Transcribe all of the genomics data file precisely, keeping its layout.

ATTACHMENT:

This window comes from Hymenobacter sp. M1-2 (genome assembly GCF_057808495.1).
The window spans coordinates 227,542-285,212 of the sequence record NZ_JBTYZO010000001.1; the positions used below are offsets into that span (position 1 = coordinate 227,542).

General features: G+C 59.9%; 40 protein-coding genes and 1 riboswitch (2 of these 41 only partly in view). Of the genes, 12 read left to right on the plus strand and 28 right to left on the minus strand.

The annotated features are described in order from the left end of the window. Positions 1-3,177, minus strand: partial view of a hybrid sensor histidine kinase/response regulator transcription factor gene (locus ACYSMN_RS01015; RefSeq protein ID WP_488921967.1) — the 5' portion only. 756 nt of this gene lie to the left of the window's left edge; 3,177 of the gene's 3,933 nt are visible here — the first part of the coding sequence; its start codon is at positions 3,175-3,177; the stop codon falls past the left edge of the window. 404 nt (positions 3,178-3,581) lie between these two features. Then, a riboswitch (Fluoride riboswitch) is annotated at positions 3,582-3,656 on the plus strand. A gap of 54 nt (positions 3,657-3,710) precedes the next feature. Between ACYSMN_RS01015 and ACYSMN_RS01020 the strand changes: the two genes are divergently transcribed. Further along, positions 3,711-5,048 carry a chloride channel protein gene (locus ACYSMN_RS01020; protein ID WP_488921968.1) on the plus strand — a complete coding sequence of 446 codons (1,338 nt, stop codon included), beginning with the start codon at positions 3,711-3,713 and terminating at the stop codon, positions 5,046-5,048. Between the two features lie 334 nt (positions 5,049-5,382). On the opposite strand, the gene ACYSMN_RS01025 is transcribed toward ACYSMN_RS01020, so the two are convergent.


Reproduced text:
This window comes from Hymenobacter sp. M1-2 (genome assembly GCF_057808495.1).
The window spans coordinates 227,542-285,212 of the sequence record NZ_JBTYZO010000001.1; the positions used below are offsets into that span (position 1 = coordinate 227,542).

General features: G+C 59.9%; 40 protein-coding genes and 1 riboswitch (2 of these 41 only partly in view). Of the genes, 12 read left to right on the plus strand and 28 right to left on the minus strand.

The annotated features are described in order from the left end of the window. Positions 1-3,177, minus strand: partial view of a hybrid sensor histidine kinase/response regulator transcription factor gene (locus ACYSMN_RS01015; RefSeq protein ID WP_488921967.1) — the 5' portion only. 756 nt of this gene lie to the left of the window's left edge; 3,177 of the gene's 3,933 nt are visible here — the first part of the coding sequence; its start codon is at positions 3,175-3,177; the stop codon falls past the left edge of the window. 404 nt (positions 3,178-3,581) lie between these two features. Then, a riboswitch (Fluoride riboswitch) is annotated at positions 3,582-3,656 on the plus strand. A gap of 54 nt (positions 3,657-3,710) precedes the next feature. Between ACYSMN_RS01015 and ACYSMN_RS01020 the strand changes: the two genes are divergently transcribed. Further along, positions 3,711-5,048 carry a chloride channel protein gene (locus ACYSMN_RS01020; protein ID WP_488921968.1) on the plus strand — a complete coding sequence of 446 codons (1,338 nt, stop codon included), beginning with the start codon at positions 3,711-3,713 and terminating at the stop codon, positions 5,046-5,048. Between the two features lie 334 nt (positions 5,049-5,382). On the opposite strand, the gene ACYSMN_RS01025 is transcribed toward ACYSMN_RS01020, so the two are convergent.